As of 2004 there is no cure for cri du chat syndrome. Treatment consists of supportive care and developmental therapy. Behavioral modification therapy has been found to be useful to control head-banging, hyperactivity, and other behavioral problems that emerge during later childhood.
Amniocentesis — A procedure performed at 16-18 weeks of pregnancy in which a needle is inserted through a woman's abdomen into her uterus to draw out a small sample of the amniotic fluid from around the baby. Either the fluid itself or cells from the fluid can be used for a variety of tests to obtain information about genetic disorders and other medical conditions in the fetus.
Centromere — The centromere is the constricted region of a chromosome. It performs certain functions during cell division.
Chorionic villus sampling (CVS) — A procedure used for prenatal diagnosis at 10-12 weeks gestation. Under ultrasound guidance a needle is inserted either through the mother's vagina or abdominal wall and a sample of cells is collected from around the early embryo. These cells are then tested for chromosome abnormalities or other genetic diseases.
Chromosome — A microscopic thread-like structure found within each cell of the body and consists of a complex of proteins and DNA. Humans have 46 chromosomes arranged into 23 pairs. Changes in either the total number of chromosomes or their shape and size (structure) may lead to physical or mental abnormalities.
Congenital — Refers to a disorder that is present at birth.
Deletion — The absence of genetic material that is normally found in a chromosome. Often, the genetic material is missing due to an error in replication of an egg or sperm cell.
Hypotonia — Reduced or diminished muscle tone.
Karyotyping — A laboratory procedure in which chromosomes are separated from cells, stained and arranged so that their structure can be studied under the microscope.
Microcephaly — An abnormally small head.
Individuals with cri du chat have a 10% mortality during infancy due to complications associated with congenital heart defects, hypotonia, and feeding difficulties. Once these problems are controlled, most individuals with cri du chat syndrome have a normal lifespan. The degree of mental retardation can be severe. However, a recent study suggested that the severity is somewhat affected by the amount of therapy received.
Beers, Mark H., MD, and Robert Berkow, MD, editors. "Chromosomal Abnormalities." Section 19, Chapter 261 In The Merck Manual of Diagnosis and Therapy. Whitehouse Station, NJ: Merck Research Laboratories, 2004.
Beers, Mark H., MD, and Robert Berkow, MD., editors. "Developmental Problems." Section 19, Chapter 262 In The Merck Manual of Diagnosis and Therapy. Whitehouse Station, NJ: Merck Research Laboratories, 2004.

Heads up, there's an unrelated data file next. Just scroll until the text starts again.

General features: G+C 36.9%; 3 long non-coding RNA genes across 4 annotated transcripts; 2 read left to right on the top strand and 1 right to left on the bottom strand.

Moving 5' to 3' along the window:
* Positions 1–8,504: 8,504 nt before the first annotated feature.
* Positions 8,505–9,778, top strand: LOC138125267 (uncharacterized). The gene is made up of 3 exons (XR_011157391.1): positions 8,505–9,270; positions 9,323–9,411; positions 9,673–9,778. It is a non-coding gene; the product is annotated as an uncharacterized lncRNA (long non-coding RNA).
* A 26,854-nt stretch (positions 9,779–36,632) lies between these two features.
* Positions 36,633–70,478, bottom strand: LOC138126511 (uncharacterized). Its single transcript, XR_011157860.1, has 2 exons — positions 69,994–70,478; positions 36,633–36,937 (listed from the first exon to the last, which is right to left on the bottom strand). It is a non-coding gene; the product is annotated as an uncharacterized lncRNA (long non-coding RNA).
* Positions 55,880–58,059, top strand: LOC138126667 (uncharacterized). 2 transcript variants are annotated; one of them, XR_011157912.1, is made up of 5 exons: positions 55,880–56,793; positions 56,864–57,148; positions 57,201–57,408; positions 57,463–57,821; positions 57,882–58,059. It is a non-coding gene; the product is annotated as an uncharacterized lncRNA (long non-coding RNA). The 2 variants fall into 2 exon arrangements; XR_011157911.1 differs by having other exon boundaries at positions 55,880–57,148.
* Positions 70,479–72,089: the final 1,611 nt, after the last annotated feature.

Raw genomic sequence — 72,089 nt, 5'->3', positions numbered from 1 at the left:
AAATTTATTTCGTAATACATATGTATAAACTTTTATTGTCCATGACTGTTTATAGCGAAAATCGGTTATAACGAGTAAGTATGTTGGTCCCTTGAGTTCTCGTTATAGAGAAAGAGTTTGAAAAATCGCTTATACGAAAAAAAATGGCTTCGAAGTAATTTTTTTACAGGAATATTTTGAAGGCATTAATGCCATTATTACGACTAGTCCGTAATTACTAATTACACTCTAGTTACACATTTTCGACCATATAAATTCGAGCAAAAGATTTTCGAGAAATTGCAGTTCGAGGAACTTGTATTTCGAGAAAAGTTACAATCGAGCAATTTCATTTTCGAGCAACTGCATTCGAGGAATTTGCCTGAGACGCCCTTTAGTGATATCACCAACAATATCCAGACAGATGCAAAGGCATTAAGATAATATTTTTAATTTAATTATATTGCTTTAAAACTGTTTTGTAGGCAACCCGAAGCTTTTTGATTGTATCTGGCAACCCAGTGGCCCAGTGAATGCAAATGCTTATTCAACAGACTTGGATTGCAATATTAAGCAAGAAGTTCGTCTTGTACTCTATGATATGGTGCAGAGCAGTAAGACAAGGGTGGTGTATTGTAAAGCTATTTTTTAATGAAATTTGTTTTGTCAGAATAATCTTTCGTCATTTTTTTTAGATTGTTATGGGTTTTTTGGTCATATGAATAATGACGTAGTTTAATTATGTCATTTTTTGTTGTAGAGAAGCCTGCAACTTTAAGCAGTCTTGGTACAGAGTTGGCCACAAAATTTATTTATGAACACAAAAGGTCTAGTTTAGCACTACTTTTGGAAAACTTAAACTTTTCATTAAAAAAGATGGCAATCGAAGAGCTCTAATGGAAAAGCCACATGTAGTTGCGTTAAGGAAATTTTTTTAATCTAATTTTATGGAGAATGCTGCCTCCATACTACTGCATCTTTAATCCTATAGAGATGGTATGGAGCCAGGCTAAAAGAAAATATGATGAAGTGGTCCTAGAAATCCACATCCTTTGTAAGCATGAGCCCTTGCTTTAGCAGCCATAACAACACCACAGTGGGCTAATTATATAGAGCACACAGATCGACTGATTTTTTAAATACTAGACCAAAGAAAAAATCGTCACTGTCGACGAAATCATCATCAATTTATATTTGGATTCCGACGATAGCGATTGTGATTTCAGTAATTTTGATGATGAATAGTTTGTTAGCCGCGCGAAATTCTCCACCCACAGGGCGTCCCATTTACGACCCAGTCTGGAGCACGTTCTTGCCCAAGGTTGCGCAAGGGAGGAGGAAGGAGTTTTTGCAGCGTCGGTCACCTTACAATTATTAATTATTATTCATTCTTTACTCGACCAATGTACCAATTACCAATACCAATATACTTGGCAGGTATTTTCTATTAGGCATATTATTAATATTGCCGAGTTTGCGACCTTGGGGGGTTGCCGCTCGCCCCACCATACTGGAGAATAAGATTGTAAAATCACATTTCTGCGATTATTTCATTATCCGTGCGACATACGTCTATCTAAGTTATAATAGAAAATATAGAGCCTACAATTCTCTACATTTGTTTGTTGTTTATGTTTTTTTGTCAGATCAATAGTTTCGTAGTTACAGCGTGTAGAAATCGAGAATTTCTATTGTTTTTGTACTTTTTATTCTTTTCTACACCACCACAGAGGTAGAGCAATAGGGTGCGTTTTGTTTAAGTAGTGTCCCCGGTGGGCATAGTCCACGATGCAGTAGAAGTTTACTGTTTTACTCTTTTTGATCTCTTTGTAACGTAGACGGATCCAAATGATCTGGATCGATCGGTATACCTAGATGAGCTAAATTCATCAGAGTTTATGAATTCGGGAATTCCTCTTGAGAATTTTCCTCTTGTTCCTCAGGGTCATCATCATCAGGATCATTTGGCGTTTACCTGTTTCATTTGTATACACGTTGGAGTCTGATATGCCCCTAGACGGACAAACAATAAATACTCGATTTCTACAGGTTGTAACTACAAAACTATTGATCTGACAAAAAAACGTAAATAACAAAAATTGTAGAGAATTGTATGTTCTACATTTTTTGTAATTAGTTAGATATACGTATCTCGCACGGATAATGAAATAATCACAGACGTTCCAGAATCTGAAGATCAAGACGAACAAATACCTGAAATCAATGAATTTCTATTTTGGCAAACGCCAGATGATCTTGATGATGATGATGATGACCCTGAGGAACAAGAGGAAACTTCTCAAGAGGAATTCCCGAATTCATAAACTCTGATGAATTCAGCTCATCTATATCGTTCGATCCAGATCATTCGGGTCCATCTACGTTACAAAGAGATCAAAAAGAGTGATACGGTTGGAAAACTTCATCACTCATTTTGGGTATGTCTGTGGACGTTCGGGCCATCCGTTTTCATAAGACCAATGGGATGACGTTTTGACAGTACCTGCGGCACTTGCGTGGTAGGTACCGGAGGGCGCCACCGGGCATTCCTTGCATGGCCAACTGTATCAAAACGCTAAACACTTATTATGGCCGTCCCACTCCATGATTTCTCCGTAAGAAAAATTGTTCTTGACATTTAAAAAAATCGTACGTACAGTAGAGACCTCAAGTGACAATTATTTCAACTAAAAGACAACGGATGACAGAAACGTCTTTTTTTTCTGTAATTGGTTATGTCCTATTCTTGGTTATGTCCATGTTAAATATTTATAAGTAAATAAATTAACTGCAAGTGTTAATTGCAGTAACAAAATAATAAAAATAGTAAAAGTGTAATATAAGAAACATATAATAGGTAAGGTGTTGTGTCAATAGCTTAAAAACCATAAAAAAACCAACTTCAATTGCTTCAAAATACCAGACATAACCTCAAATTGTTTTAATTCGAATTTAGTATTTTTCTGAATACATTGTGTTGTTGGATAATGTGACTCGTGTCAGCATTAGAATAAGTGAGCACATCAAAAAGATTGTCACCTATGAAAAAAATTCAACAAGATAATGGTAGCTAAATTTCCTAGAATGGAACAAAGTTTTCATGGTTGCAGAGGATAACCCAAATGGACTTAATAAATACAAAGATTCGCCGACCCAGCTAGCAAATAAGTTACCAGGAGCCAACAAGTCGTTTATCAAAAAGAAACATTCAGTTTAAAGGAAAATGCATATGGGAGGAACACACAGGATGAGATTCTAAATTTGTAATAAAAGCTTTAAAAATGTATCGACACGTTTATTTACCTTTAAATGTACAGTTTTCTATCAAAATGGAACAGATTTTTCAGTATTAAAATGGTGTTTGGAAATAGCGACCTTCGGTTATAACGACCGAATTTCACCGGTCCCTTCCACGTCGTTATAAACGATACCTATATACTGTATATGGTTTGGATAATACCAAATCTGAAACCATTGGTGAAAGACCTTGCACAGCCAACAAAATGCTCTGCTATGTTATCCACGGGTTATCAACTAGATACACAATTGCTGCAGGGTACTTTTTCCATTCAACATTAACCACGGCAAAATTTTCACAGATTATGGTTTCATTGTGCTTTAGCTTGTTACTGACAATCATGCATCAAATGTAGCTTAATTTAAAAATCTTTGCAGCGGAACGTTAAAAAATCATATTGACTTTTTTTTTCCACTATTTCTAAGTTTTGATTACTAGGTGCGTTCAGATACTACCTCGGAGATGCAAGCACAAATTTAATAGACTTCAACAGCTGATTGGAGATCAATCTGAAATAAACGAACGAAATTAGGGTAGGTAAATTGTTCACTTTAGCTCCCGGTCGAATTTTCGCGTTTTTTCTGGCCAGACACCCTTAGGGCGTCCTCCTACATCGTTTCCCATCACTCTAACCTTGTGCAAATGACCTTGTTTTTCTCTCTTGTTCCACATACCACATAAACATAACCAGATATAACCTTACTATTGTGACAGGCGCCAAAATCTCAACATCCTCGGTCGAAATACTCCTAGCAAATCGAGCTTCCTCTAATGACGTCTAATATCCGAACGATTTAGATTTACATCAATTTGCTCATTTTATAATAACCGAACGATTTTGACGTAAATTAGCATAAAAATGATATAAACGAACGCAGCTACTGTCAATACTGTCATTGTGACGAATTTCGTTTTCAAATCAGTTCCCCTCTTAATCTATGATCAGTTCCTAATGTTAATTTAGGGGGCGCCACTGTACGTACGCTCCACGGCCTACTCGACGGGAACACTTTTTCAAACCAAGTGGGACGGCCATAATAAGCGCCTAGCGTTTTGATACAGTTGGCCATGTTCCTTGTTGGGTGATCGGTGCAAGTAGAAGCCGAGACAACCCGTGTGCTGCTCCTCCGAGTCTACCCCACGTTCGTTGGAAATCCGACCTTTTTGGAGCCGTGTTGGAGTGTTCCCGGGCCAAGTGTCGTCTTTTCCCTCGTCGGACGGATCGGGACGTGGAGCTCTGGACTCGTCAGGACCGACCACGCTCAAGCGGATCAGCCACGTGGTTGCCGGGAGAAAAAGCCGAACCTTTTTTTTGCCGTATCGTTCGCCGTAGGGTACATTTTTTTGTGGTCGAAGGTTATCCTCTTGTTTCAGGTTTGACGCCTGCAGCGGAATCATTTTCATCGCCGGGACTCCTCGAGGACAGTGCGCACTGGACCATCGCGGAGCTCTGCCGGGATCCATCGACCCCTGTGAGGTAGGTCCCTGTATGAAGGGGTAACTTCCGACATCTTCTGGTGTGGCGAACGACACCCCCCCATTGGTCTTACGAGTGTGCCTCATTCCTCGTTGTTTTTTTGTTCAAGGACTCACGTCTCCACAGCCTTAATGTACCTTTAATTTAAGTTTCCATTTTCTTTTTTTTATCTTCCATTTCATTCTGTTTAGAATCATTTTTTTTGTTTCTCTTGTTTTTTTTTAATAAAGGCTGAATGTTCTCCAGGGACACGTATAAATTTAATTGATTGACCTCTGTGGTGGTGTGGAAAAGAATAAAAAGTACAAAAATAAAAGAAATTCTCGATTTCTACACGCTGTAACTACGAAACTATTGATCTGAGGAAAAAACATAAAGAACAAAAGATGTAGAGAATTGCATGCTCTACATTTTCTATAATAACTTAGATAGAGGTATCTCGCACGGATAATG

Chen, Harold, MD. "Cri-du-chat Syndrome." eMedicine November 21, 2002. http://emedicine.com/ped/topic504.htm.
Israely, I., R. M. Costa, C. W. Xie, et al. "Deletion of the Neuron-Specific Protein Delta-Catenin Leads to Severe Cognitive and Synaptic Dysfunction." Current Biology 14 (September 21, 2004): 1657-1663.
Van Buggenhout, G. J. C. M., et al. "Cri du Chat Syndrome: Changing Phenotype in Older Patients." American Journal of Medical Genetics 90 (2000): 203-215.
5pSociety. 7108 Katella Ave. #502, Stanton, CA 90680. (888) 970-0777. http://www.fivepminus.org.
Alliance of Genetic Support Groups. 4301 Connecticut Ave. NW, Suite 404, Washington, DC 20008. (202) 966-5557. Fax: (202) 966-8553. http://www.geneticalliance.org.
Cri du Chat Society. Dept. of Human Genetics, Box 33, MCV Station, Richmond VA 23298. (804) 786-9632.
Cri du Chat Syndrome Support Group. http://www.cridchat.u-net.com.
National Organization for Rare Disorders (NORD). 55 Kenosia Avenue, P. O. Box 1968, Danbury, CT 06813-1968. (203) 744-0100. Fax: (203) 798-2291. http://www.rarediseases.org.
OMIM—Online Mendelian Inheritance in Man. http://www.ncbi.nlm.nih.gov/Omim/.
Gale Encyclopedia of Medicine. Copyright 2008 The Gale Group, Inc. All rights reserved.
cri du chat syndrome[kre-du-shah] (Fr.)
a hereditary congenital syndrome characterized by a wide space between the eyes, microcephaly, severe mental deficiency, and a plaintive catlike cry caused by laryngeal abnormalities, due to deletion of part of the short arm of chromosome 5.
Miller-Keane Encyclopedia and Dictionary of Medicine, Nursing, and Allied Health, Seventh Edition. © 2003 by Saunders, an imprint of Elsevier, Inc. All rights reserved.
cri du chat syndrome(krī dĕ shah)
A sporadically inherited congenital anomaly in which affected infants have mental retardation, microcephaly, dwarfism, and a laryngeal defect that results in unusual vocalizations.. An affected infant is said to cry like a cat (cri du chat in French). It results from a deletion of the short arm of chromosome 5.
Medical Dictionary, © 2009 Farlex and Partners
cri du chat syndromeA genetic disorder caused by the absence of the short arm on chromosome number five. Affected babies have small brains (microcephaly), severe mental retardation and a peculiar, high-pitched, mewing cry, like that of a kitten. Most die before reaching adult life.
Collins Dictionary of Medicine © Robert M. Youngson 2004, 2005